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Jean Toomer (1894—1967) By Knewitz, Simone

DOI: 10.4324/9781135000356-REM1490-1
Published: 02/05/2017
Retrieved: 21 February 2020, from
https://www.rem.routledge.com/articles/jean-toomer-1894-1967

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Abstract

Jean Toomer (26 December 1894—30 March 1967) was an American writer associated with literary modernism and the Harlem Renaissance. He was born as Nathan Pinchback Toomer in Washington, D.C., and changed his name to Jean Toomer at the beginning of his writing career in 1920. Toomer is primarily known for his critically acclaimed book Cane (1923), an experimental collage text of narratives, dramatic pieces, and poems. He also published essays, literary reviews and criticism, poems, dramatic texts, and stories in journals and newspapers. Though opposing reductive racial categories, Toomer was in close contact with the New Negro movement, initiated by Alain Locke, while he was working on Cane. Being of multiracial descent, he could easily pass for white, and lived both as black and white at different stages of his life. After the publication of Cane, he rejected all racial classifications. In the early 1920s, Toomer turned toward the spiritual ideas of George Gurdjieff, whose school of higher consciousness and spiritual self-development he followed and taught himself until 1935. In his later life, he became interested in Quakerism. With the exception of a collection of aphorisms, Toomer did not publish any more books after Cane during his lifetime.

Jean Toomer (26 December 1894—30 March 1967) was an American writer associated with literary modernism and the Harlem Renaissance. He was born as Nathan Pinchback Toomer in Washington, D.C., and changed his name to Jean Toomer at the beginning of his writing career in 1920. Toomer is primarily known for his critically acclaimed book Cane (1923), an experimental collage text of narratives, dramatic pieces, and poems. He also published essays, literary reviews and criticism, poems, dramatic texts, and stories in journals and newspapers. Though opposing reductive racial categories, Toomer was in close contact with the New Negro movement, initiated by Alain Locke, while he was working on Cane. Being of multiracial descent, he could easily pass for white, and lived both as black and white at different stages of his life. After the publication of Cane, he rejected all racial classifications. In the early 1920s, Toomer turned toward the spiritual ideas of George Gurdjieff, whose school of higher consciousness and spiritual self-development he followed and taught himself until 1935. In his later life, he became interested in Quakerism. With the exception of a collection of aphorisms, Toomer did not publish any more books after Cane during his lifetime.

Juxtaposing materials of different genres, Cane possesses an intricate internal structure. It consists of three sections alternately set in the South and the North of the United States. Its poems and narratives evoking powerful images of lynching and racial miscegenation, the text of Cane is deeply invested in an exploration of the complicated American history of racial oppression. At the time of its initial publication by Boni and Livewright, the book, though not a commercial success, received considerable critical attention, especially from contemporary African American critics and intellectuals. A second edition appeared in 1927, but then remained out of print until 1967. Since then, Toomer’s work has attracted significant scholarly interest and Cane has become firmly integrated into the literary canon. Though Toomer continued writing almost till his death, the only other book he published during his lifetime was a privately published collection of aphorisms called Essentials. More recently, scholars have been exploring Toomer’s unpublished manuscripts, most of which are collected in Beinecke Library at Yale University. Many of Toomer’s essays, short stories, and poems can be found in periodical and little magazines, such as Liberator, Crisis, Modern Review, Little Review, and many others.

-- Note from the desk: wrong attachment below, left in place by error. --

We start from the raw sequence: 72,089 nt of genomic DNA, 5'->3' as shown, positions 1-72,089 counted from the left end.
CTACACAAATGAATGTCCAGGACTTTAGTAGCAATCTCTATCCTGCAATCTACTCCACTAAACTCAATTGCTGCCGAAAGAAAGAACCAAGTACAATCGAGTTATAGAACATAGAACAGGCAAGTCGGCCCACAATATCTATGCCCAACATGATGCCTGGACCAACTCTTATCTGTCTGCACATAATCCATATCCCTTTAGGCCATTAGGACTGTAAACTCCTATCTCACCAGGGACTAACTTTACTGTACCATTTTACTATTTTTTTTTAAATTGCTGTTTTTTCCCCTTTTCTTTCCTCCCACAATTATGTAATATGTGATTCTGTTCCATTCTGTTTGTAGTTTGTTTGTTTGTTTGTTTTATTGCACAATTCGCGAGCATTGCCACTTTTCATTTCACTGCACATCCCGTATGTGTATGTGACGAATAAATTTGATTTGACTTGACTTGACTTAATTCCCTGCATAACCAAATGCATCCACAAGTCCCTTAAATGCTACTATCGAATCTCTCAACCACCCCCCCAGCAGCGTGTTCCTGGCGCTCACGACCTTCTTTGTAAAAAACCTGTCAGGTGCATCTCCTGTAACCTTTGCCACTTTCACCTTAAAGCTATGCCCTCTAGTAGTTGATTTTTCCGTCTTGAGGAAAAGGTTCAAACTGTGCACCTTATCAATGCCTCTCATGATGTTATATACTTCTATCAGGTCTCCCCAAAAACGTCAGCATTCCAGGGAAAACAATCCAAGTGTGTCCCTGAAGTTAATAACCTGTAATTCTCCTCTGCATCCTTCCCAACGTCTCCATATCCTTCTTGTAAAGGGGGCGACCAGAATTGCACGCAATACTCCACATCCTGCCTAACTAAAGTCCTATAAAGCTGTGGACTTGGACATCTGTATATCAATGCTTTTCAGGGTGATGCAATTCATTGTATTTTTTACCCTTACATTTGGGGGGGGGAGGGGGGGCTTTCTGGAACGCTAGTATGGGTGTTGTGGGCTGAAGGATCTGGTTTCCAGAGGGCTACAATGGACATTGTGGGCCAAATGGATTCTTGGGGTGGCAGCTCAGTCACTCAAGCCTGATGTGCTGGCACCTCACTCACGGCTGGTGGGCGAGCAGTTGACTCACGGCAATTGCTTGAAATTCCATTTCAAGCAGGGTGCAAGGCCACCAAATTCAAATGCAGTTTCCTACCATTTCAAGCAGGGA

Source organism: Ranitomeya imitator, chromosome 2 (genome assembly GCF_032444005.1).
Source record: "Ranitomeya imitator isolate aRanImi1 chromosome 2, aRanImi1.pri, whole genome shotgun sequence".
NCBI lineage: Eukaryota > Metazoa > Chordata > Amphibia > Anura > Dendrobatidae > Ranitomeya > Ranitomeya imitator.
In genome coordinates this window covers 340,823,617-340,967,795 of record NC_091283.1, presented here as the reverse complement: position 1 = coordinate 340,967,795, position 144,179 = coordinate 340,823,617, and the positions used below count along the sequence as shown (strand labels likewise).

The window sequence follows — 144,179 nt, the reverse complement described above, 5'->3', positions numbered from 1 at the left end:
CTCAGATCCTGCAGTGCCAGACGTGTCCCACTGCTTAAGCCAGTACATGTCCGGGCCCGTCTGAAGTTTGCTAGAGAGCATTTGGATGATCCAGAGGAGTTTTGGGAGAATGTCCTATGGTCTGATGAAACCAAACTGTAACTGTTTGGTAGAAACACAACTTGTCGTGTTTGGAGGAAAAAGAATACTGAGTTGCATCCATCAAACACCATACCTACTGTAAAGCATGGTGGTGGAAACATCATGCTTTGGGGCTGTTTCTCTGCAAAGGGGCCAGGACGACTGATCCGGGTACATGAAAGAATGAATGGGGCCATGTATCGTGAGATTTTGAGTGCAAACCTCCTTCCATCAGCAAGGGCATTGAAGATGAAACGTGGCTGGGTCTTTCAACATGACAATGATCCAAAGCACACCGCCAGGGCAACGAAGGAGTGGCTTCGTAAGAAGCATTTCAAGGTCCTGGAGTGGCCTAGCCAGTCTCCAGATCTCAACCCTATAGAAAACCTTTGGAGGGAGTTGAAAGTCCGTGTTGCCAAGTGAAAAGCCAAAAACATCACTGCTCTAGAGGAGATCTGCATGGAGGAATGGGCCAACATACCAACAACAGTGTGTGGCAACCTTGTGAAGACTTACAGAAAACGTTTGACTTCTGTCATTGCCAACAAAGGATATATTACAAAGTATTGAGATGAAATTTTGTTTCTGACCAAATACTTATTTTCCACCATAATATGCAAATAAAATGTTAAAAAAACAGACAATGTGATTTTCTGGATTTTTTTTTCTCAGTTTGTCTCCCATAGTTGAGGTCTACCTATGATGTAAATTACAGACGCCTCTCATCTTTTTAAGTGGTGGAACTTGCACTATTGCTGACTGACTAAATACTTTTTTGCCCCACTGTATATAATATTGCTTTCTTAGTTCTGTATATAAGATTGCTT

Collections of Toomer’s Works

  • Rudolph Byrd and Henry Louis Gates, Jr., eds. Cane: A Norton Critical Edition (2011)

  • Darwin T. Turner, ed. The Wayward and the Seeking: A Collection of Writings by Jean Toomer (1980)

  • Robert B. Jones, ed. Jean Toomer: Selected Essays and Literary Criticism . (1996).

  • Robert B. Jones and Margery Toomer Latimer, eds. The Collected Poems of Jean Toomer (1988)

  • Frederick L. Rush, ed. A Jean Toomer Reader: Selected Unpublished Writings (1993)

  • John Chandler Griffin, ed. The Uncollected Works of American Author Jean Toomer, 1894-1967 (2003).

Further Reading

  • Byrd, Rudolph and Gates, Jr., Henry Louis (2011) '"Song of the Son": The Emergence and Passing of Jean Toomer' in Toomer, Jean, Cane, New York: Liveright.

  • Griffin, John Chandler (2002) Biography of American Author Jean Toomer, 1894-1967, Lewiston: Edwin Mellen.

  • Kerman, Cynthia Earl and Eldridge, Richard (1987) The Lives of Jean Toomer: A Hunger for Wholeness, Baton Rouge: Louisiana State University Press.

  • O’Daniel, Therman (1988) Jean Toomer: A Critical Evaluation, Washington, DC: Howard University Press.

  • Scruggs, Charles and VanDemarr, Lee (1998) Jean Toomer and the Terrors of American History, Philadelphia: University of Pennsylvania Press.

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02/05/2017

Article DOI

10.4324/9781135000356-REM1490-1

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Citing this article:

Knewitz, Simone. "Jean Toomer (1894—1967)." The Routledge Encyclopedia of Modernism. : Taylor and Francis, 2016. Date Accessed 21 Feb. 2020 https://www.rem.routledge.com/articles/jean-toomer-1894-1967. doi:10.4324/9781135000356-REM1490-1

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